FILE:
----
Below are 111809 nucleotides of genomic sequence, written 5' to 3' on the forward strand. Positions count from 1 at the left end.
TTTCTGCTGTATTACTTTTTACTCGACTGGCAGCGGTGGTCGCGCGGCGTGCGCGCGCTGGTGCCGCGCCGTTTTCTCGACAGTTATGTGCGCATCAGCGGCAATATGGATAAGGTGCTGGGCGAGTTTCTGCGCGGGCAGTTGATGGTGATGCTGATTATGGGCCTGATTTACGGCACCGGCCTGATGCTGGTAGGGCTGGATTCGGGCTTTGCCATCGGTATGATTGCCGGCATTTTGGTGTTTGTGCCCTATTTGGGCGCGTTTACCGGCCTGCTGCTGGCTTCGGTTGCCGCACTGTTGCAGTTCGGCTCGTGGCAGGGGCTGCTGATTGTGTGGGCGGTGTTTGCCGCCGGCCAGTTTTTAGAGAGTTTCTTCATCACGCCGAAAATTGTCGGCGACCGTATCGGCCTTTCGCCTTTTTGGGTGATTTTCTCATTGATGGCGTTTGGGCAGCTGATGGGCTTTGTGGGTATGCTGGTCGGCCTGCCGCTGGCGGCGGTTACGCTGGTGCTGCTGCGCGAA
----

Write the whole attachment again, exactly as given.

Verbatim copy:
Below are 111809 nucleotides of genomic sequence, written 5' to 3' on the forward strand. Positions count from 1 at the left end.
TTTCTGCTGTATTACTTTTTACTCGACTGGCAGCGGTGGTCGCGCGGCGTGCGCGCGCTGGTGCCGCGCCGTTTTCTCGACAGTTATGTGCGCATCAGCGGCAATATGGATAAGGTGCTGGGCGAGTTTCTGCGCGGGCAGTTGATGGTGATGCTGATTATGGGCCTGATTTACGGCACCGGCCTGATGCTGGTAGGGCTGGATTCGGGCTTTGCCATCGGTATGATTGCCGGCATTTTGGTGTTTGTGCCCTATTTGGGCGCGTTTACCGGCCTGCTGCTGGCTTCGGTTGCCGCACTGTTGCAGTTCGGCTCGTGGCAGGGGCTGCTGATTGTGTGGGCGGTGTTTGCCGCCGGCCAGTTTTTAGAGAGTTTCTTCATCACGCCGAAAATTGTCGGCGACCGTATCGGCCTTTCGCCTTTTTGGGTGATTTTCTCATTGATGGCGTTTGGGCAGCTGATGGGCTTTGTGGGTATGCTGGTCGGCCTGCCGCTGGCGGCGGTTACGCTGGTGCTGCTGCGCGAA